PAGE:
Signing Freddy Galvis means the Blue Jays are one step closer to addressing their defensive deficiencies
The Toronto Blue Jays were not very good defensively last season. They were 22nd in baseball with 0.63 errors per game and 28th in baseball with an opponent’s BABIP of .308. They were 24th in baseball with a +123 opponent’s run differential. Needless to say, the club needed to address this concern this offseason. And, up until yesterday, they had only subtracted from their infield defense, bidding adieu to Yangervis Solarte, Troy Tulowitzki and Aledmys Diaz.
It looked as though Ross Atkins would be trusting the combination of Lourdes Gurriel Jr.and Devon Travis to carry the load up the middle with Brandon Drury giving way to Vladimir Guerrero Jr at some point. That left Richard Urena to be the back up infielder. This might have been a little troubling considering the following numbers:
Gurriel- SS: -9 DRS/ -18 UZR/150 2B: -3 DRS/ -1.4 UZR/150
Travis- 2B: -6 DRS/ -12.5 UZR/150
Urena- SS: 1 DRS/ -2.8 UZR/150 2B: -1 DRS/ 2.9 UZR/150
Drury- 3B: -1 DRS/ -10 UZR/150 2B: 0 DRS/ 21.1 UZR/150
Obviously, we have to throw the old “small sample size” caveat on a lot of the above numbers. Drury’s sample of 40 innings at second base has to be taken rather lightly. The same can be said for Urena and Gurriel, to an extent. None of these guys, save for Travis, has had much of an extended opportunity to provide a real sense of their defensive performance. We’ve seen glimpses, though and those small samples don’t exactly instill a lot of confidence. Even the case of Travis is questionable since he had been improving his defense every year up until last. So, it is no exaggeration to say this team needed help.
Along comes Freddy Galvis and things are looking a little more solid. Galvis comes with a decent history of performing well out of the shortstop position. The bulk of his playing time has been there and produced 7 DRS last year. His UZR/150 (-3.8) took a bit of a dip in 2018, but was 3.2 in 2017 and 14.8 in 2016. Out of 275 plays made last year, 83 were made out of the “zone”. He made 9 errors in 1400 total innings.
However, Galvis doesn’t just play the one position. He has also played second base where he made 3 errors in 692 career innings. His career DRS is 4 and his UZR/150 is 10.1. He’s played passable third base, but collected far fewer innings doing so. He has also been used in the outfield. For his career, he has put up 7.2 fWAR thanks to a Def rating of 53.1.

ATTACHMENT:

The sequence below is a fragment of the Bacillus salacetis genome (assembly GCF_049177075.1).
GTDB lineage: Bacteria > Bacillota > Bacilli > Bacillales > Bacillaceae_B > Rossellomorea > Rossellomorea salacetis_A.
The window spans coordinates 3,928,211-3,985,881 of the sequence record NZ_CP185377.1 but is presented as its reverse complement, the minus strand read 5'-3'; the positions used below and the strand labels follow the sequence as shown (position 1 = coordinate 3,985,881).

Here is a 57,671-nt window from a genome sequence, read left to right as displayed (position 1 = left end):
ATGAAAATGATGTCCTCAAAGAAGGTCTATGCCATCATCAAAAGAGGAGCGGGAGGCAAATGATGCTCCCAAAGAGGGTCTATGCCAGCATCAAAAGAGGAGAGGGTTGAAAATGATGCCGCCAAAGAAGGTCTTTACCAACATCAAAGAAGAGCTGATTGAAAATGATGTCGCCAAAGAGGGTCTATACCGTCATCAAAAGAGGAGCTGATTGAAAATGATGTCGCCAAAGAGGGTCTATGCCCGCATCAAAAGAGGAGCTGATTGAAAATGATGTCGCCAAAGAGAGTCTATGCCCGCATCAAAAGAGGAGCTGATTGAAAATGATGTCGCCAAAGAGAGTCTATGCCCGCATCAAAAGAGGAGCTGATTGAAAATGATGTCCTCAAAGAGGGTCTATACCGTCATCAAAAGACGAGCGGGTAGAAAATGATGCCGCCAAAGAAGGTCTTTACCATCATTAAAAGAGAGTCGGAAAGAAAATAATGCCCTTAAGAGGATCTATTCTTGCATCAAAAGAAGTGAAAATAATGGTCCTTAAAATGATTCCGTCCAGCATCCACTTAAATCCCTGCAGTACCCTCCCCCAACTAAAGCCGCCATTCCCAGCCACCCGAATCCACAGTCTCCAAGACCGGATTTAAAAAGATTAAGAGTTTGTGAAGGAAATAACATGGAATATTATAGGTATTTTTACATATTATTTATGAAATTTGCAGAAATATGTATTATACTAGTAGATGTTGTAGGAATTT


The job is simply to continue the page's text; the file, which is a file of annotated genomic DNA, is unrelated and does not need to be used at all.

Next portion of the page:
Galvis represents the first real attempt of the offseason to address defensive deficiencies by the Toronto Blue Jays. Sure, it creates a bit more competition in the infield, but that is a good thing. Rather than having to rely on the group they had, they add an affordable glove to the mix. This means that should one of Travis or Urena struggle, Galvis sees everyday playing time. We know that Gurriel is not going anywhere any time soon. His bat has the club willing to let him ride out some down times. For Devon Travis, his situation might be a bit less comfortable. With Galvis and Drury both able to play second well, Travis is going to have to prove he is healthy and stay at the top of his game. If he does, that likely means that Urena is the odd one out.
Now, injuries happen and the Toronto Blue Jays are far from a complete club. So, there is likely more work to be done before the season starts. But, for the time being, the front office has addressed their need for defense. They were looking for somebody to glove and they finally landed Galvis after trying last year. Now, if only they can do something to address the outfield defense…
*Featured Image Courtesy Of DaveMe Images. Prints Available For Purchase.
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Shaun Doyle is a long time Blue Jays fan and writer! He decided to put those things together and create Jays From the Couch. Shaun is the host of Jays From the Couch Radio, which is highly ranked in iTunes, and he has appeared on TV and radio spots.